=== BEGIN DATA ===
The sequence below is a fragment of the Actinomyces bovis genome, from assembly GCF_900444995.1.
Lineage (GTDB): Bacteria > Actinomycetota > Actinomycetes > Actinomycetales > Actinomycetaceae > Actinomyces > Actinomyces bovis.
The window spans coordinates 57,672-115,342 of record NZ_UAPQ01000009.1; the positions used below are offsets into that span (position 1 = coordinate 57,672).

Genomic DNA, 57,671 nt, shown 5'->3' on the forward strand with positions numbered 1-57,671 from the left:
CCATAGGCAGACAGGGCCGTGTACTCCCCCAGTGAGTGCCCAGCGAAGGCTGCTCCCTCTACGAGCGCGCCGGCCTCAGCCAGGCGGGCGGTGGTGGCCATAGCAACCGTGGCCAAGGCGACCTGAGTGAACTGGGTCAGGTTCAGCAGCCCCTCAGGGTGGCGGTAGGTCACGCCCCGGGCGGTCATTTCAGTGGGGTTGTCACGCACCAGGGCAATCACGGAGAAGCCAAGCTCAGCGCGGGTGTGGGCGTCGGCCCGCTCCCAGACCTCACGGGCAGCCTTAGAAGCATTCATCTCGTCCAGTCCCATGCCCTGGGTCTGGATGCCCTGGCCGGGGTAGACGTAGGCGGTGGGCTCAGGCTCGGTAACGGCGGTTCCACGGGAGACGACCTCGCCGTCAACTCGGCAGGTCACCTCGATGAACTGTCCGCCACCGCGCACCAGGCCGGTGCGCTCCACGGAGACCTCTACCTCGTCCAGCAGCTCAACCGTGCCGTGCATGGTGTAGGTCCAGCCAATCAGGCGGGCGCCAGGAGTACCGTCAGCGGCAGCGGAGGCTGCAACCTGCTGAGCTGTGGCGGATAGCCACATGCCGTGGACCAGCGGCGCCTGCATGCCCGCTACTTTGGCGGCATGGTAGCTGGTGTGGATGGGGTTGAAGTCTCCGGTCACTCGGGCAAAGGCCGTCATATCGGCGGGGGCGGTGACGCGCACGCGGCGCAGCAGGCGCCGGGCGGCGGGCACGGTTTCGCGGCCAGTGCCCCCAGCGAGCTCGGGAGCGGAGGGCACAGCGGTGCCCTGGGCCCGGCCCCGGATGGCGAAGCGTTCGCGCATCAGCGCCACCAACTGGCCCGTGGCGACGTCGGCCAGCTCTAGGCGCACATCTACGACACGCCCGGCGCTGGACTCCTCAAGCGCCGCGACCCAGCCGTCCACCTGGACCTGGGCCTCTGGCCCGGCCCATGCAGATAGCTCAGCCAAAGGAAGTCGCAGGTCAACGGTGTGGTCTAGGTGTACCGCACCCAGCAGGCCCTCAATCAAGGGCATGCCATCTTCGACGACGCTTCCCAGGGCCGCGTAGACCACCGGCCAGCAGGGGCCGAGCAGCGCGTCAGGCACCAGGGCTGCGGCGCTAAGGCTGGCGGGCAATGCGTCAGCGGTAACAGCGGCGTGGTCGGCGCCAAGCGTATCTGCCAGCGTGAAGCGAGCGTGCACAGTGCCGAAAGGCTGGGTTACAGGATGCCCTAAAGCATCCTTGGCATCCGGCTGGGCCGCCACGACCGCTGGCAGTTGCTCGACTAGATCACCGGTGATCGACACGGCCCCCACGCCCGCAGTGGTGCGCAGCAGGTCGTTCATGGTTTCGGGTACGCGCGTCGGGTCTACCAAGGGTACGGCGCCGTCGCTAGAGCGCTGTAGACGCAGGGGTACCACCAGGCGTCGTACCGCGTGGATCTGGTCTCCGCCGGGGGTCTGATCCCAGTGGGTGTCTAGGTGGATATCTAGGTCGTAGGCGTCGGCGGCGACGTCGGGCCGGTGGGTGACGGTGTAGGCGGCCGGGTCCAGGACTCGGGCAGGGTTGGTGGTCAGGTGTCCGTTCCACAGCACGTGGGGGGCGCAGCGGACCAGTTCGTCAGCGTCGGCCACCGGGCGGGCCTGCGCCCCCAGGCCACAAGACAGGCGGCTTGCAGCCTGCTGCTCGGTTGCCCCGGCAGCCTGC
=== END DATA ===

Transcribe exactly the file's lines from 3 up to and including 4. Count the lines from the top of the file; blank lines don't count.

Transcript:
The window spans coordinates 57,672-115,342 of record NZ_UAPQ01000009.1; the positions used below are offsets into that span (position 1 = coordinate 57,672).

Genomic DNA, 57,671 nt, shown 5'->3' on the forward strand with positions numbered 1-57,671 from the left: